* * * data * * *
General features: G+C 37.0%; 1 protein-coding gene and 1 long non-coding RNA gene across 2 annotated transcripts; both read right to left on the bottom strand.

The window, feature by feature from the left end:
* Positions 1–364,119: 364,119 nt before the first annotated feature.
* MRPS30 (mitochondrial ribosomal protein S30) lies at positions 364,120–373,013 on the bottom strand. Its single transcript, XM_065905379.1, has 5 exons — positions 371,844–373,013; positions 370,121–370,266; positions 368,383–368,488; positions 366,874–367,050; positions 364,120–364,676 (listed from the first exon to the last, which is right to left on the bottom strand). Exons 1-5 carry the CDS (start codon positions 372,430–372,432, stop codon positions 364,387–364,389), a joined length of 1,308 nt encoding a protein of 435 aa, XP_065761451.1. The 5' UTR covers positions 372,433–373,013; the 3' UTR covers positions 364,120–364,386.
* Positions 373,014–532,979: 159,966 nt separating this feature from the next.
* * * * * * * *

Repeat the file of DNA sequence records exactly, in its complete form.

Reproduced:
General features: G+C 37.0%; 1 protein-coding gene and 1 long non-coding RNA gene across 2 annotated transcripts; both read right to left on the bottom strand.

The window, feature by feature from the left end:
* Positions 1–364,119: 364,119 nt before the first annotated feature.
* MRPS30 (mitochondrial ribosomal protein S30) lies at positions 364,120–373,013 on the bottom strand. Its single transcript, XM_065905379.1, has 5 exons — positions 371,844–373,013; positions 370,121–370,266; positions 368,383–368,488; positions 366,874–367,050; positions 364,120–364,676 (listed from the first exon to the last, which is right to left on the bottom strand). Exons 1-5 carry the CDS (start codon positions 372,430–372,432, stop codon positions 364,387–364,389), a joined length of 1,308 nt encoding a protein of 435 aa, XP_065761451.1. The 5' UTR covers positions 372,433–373,013; the 3' UTR covers positions 364,120–364,386.
* Positions 373,014–532,979: 159,966 nt separating this feature from the next.